Faqs On Reflex Sympathetic Dystrophy (RSD)

While the exact cause of reflex sympathetic dystrophy or RSD is unknown, it is characterized similarly across the board as a condition that exhibits pain, tenderness and burning sensations of a distal extremity. Defined, RSD is a grouping of symptoms that RSD treatmentinclude a burning type of pain with no known cause, but often-triggering events leading up to the pain

What is reflex sympathetic dystrophy?

The condition is described as a group of symptoms rather than categorized by one thing. While many patients with RSD have pain, the varying degrees and types of pain are vast. RSD is a complex condition with no known cause.

Its mechanism for arrival in the body is not well understood but there seem to be specific events that occur in leading up to and triggering the development of reflex sympathetic dystrophy. Pain may develop in the wrist and hand after a carpal tunnel release, or severe pain may result after a car accident when the knee was hit during the trauma.

The leading theory is that a trigger starts an over activity of the body’s sympathetic nervous system, and the constellation of symptoms occurs with horrific pain being the number one problem.

Some of the most common triggers include:

  • Injury
  • Heart disease
  • Surgery
  • Arthritis in the neck
  • Shoulder problems with associated pain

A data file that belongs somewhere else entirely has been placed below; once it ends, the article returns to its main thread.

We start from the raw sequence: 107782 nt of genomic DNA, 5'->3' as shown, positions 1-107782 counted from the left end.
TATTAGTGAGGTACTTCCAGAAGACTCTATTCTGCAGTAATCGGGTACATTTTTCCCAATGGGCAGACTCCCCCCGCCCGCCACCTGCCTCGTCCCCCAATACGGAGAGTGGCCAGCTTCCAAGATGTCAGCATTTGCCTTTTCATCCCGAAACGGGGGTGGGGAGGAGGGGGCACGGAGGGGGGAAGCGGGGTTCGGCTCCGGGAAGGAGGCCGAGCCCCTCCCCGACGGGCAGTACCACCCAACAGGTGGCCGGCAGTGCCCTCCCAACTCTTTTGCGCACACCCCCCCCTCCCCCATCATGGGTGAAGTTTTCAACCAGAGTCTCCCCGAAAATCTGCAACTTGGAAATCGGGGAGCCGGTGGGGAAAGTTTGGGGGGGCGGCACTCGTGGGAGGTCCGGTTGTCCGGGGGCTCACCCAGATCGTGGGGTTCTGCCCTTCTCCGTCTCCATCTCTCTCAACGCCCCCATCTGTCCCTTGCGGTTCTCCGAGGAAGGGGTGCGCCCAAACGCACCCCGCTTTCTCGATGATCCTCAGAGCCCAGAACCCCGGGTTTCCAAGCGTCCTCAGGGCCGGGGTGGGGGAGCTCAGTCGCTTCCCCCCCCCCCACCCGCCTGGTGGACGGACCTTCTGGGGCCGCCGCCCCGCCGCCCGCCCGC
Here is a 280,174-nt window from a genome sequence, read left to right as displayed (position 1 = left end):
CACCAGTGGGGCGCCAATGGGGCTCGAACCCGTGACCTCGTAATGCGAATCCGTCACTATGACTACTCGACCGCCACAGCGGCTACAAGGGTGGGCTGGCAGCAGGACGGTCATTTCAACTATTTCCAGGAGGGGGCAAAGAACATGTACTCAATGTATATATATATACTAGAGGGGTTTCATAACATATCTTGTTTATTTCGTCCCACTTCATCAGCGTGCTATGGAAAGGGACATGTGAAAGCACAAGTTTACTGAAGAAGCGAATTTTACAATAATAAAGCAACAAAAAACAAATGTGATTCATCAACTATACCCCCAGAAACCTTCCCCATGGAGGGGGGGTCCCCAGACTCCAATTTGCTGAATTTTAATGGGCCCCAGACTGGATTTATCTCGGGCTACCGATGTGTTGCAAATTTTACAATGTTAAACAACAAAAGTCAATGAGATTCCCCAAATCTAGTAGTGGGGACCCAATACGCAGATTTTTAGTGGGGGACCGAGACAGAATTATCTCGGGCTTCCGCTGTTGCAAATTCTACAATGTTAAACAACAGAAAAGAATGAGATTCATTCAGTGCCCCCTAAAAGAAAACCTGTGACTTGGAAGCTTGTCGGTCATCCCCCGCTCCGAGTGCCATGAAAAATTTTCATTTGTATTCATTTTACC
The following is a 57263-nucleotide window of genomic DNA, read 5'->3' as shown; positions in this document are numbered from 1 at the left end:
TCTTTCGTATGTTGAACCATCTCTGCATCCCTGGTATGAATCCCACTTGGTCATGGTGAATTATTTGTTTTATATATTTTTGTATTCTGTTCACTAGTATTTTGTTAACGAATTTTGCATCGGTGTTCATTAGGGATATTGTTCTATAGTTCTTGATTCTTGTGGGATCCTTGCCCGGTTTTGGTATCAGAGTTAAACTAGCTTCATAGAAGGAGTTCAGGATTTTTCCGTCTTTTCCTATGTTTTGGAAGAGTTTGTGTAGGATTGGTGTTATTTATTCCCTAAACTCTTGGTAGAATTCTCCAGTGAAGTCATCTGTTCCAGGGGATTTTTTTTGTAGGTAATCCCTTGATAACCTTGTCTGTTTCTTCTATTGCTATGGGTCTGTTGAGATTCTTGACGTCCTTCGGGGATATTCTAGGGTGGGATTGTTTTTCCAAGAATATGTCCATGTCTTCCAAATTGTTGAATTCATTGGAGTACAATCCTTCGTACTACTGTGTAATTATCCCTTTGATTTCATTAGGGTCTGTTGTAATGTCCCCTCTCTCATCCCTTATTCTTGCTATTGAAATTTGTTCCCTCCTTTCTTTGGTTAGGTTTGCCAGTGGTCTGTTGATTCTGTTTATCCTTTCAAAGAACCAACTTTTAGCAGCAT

• Shingles
  • Carpal tunnel syndrome
  • Other nerve irritations

How is RSD diagnosed?

While the cause of RSD may be unknown, various triggers are taken into consideration in determining if a person does in fact have the condition. Often times, it becomes the diagnosis after all other possibilities have been ruled out.

Since the onset of symptoms may appear gradually or suddenly, this is important to note when obtaining the patient’s medical history. There are three stages of RSD that should be considered, especially when diagnosing the condition.

Acute Stage

During an acute stage of RSD, the patient has exhibited symptoms for three to six months. These symptoms may include flushing, tenderness, pain, sweating and swelling. Patchy bone thinning may show up in x-rays during this early stage of reflex sympathetic dystrophy.

Dystrophic Stage

During this stage there are early skin changes that appear including a thickening of the skin, shiny texture and some swelling. Flushing and persistent pain are associated with the dystrophic stage of RSD. Dystrophic stage appears between three and six months, similar to the acute stage.

Atrophic Stage

During the atrophic stage more severe symptoms arise and the duration of time may be long-standing. A loss of motion and reduced function in the hand and foot may occur. Digital imaging, x-rays, may reveal fatty layers beneath the skin. During this time significant development of osteoporosis may also occur.

Is there treatment for RSD?

There is treatment for RSD to help relieve symptoms of pain, but response is much better if treated during the early stages of the condition, as opposed to the late stages. The common goal of treatment is to reduce symptoms that cause pain and discomfort.